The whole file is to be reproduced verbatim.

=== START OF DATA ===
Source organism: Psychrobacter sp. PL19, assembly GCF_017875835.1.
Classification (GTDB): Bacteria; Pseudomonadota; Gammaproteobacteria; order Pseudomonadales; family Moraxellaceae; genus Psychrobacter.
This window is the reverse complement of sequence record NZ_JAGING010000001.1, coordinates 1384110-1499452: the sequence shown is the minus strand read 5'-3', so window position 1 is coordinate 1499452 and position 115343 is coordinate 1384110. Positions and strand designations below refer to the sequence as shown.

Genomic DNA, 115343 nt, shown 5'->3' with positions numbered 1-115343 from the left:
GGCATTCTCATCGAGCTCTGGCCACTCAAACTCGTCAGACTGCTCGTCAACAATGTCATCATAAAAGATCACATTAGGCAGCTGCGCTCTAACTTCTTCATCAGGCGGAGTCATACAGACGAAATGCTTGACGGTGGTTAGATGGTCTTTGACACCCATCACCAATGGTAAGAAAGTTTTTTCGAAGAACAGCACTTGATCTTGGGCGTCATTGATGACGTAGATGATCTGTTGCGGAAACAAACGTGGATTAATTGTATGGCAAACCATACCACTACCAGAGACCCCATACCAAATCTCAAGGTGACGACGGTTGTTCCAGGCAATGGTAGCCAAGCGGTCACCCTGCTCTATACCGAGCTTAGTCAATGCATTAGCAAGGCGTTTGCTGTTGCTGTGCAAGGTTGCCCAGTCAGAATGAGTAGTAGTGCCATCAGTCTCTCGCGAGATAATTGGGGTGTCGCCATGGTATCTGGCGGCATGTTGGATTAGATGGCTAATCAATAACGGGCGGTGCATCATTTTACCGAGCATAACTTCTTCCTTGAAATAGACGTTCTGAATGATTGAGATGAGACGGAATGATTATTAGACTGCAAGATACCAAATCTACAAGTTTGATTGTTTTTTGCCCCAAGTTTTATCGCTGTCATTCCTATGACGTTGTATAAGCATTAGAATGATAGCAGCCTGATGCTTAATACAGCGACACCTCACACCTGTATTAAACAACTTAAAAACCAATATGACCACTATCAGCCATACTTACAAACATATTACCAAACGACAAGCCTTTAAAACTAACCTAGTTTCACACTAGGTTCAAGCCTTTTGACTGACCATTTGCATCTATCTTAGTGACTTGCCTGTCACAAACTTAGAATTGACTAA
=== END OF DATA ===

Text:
Source organism: Psychrobacter sp. PL19, assembly GCF_017875835.1.
Classification (GTDB): Bacteria; Pseudomonadota; Gammaproteobacteria; order Pseudomonadales; family Moraxellaceae; genus Psychrobacter.
This window is the reverse complement of sequence record NZ_JAGING010000001.1, coordinates 1384110-1499452: the sequence shown is the minus strand read 5'-3', so window position 1 is coordinate 1499452 and position 115343 is coordinate 1384110. Positions and strand designations below refer to the sequence as shown.

Genomic DNA, 115343 nt, shown 5'->3' with positions numbered 1-115343 from the left:
GGCATTCTCATCGAGCTCTGGCCACTCAAACTCGTCAGACTGCTCGTCAACAATGTCATCATAAAAGATCACATTAGGCAGCTGCGCTCTAACTTCTTCATCAGGCGGAGTCATACAGACGAAATGCTTGACGGTGGTTAGATGGTCTTTGACACCCATCACCAATGGTAAGAAAGTTTTTTCGAAGAACAGCACTTGATCTTGGGCGTCATTGATGACGTAGATGATCTGTTGCGGAAACAAACGTGGATTAATTGTATGGCAAACCATACCACTACCAGAGACCCCATACCAAATCTCAAGGTGACGACGGTTGTTCCAGGCAATGGTAGCCAAGCGGTCACCCTGCTCTATACCGAGCTTAGTCAATGCATTAGCAAGGCGTTTGCTGTTGCTGTGCAAGGTTGCCCAGTCAGAATGAGTAGTAGTGCCATCAGTCTCTCGCGAGATAATTGGGGTGTCGCCATGGTATCTGGCGGCATGTTGGATTAGATGGCTAATCAATAACGGGCGGTGCATCATTTTACCGAGCATAACTTCTTCCTTGAAATAGACGTTCTGAATGATTGAGATGAGACGGAATGATTATTAGACTGCAAGATACCAAATCTACAAGTTTGATTGTTTTTTGCCCCAAGTTTTATCGCTGTCATTCCTATGACGTTGTATAAGCATTAGAATGATAGCAGCCTGATGCTTAATACAGCGACACCTCACACCTGTATTAAACAACTTAAAAACCAATATGACCACTATCAGCCATACTTACAAACATATTACCAAACGACAAGCCTTTAAAACTAACCTAGTTTCACACTAGGTTCAAGCCTTTTGACTGACCATTTGCATCTATCTTAGTGACTTGCCTGTCACAAACTTAGAATTGACTAA